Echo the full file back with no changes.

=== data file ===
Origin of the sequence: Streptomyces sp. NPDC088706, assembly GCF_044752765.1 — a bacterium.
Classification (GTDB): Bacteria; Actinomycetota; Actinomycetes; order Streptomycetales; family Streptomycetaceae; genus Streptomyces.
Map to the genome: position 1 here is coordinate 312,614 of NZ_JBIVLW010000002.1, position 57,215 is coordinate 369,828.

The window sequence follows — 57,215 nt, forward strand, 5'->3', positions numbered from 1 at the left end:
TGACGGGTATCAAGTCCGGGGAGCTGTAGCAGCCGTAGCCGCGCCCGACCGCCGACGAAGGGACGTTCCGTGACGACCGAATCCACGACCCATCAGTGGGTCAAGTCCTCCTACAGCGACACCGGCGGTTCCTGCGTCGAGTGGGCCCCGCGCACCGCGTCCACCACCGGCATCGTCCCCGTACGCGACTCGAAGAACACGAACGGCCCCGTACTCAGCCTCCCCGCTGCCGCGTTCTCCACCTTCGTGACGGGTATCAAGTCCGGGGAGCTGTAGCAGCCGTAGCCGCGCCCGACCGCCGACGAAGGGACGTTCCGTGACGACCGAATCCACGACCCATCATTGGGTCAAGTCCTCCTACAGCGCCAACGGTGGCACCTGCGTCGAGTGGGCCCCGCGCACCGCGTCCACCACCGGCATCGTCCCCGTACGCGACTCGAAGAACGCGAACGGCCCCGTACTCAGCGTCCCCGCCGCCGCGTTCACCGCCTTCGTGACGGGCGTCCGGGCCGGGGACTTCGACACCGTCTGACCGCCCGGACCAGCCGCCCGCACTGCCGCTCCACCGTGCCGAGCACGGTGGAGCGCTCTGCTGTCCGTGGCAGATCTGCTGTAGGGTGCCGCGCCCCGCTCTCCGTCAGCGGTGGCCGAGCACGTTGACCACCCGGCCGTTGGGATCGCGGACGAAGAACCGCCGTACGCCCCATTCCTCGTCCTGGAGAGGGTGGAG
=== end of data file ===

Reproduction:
Origin of the sequence: Streptomyces sp. NPDC088706, assembly GCF_044752765.1 — a bacterium.
Classification (GTDB): Bacteria; Actinomycetota; Actinomycetes; order Streptomycetales; family Streptomycetaceae; genus Streptomyces.
Map to the genome: position 1 here is coordinate 312,614 of NZ_JBIVLW010000002.1, position 57,215 is coordinate 369,828.

The window sequence follows — 57,215 nt, forward strand, 5'->3', positions numbered from 1 at the left end:
TGACGGGTATCAAGTCCGGGGAGCTGTAGCAGCCGTAGCCGCGCCCGACCGCCGACGAAGGGACGTTCCGTGACGACCGAATCCACGACCCATCAGTGGGTCAAGTCCTCCTACAGCGACACCGGCGGTTCCTGCGTCGAGTGGGCCCCGCGCACCGCGTCCACCACCGGCATCGTCCCCGTACGCGACTCGAAGAACACGAACGGCCCCGTACTCAGCCTCCCCGCTGCCGCGTTCTCCACCTTCGTGACGGGTATCAAGTCCGGGGAGCTGTAGCAGCCGTAGCCGCGCCCGACCGCCGACGAAGGGACGTTCCGTGACGACCGAATCCACGACCCATCATTGGGTCAAGTCCTCCTACAGCGCCAACGGTGGCACCTGCGTCGAGTGGGCCCCGCGCACCGCGTCCACCACCGGCATCGTCCCCGTACGCGACTCGAAGAACGCGAACGGCCCCGTACTCAGCGTCCCCGCCGCCGCGTTCACCGCCTTCGTGACGGGCGTCCGGGCCGGGGACTTCGACACCGTCTGACCGCCCGGACCAGCCGCCCGCACTGCCGCTCCACCGTGCCGAGCACGGTGGAGCGCTCTGCTGTCCGTGGCAGATCTGCTGTAGGGTGCCGCGCCCCGCTCTCCGTCAGCGGTGGCCGAGCACGTTGACCACCCGGCCGTTGGGATCGCGGACGAAGAACCGCCGTACGCCCCATTCCTCGTCCTGGAGAGGGTGGAG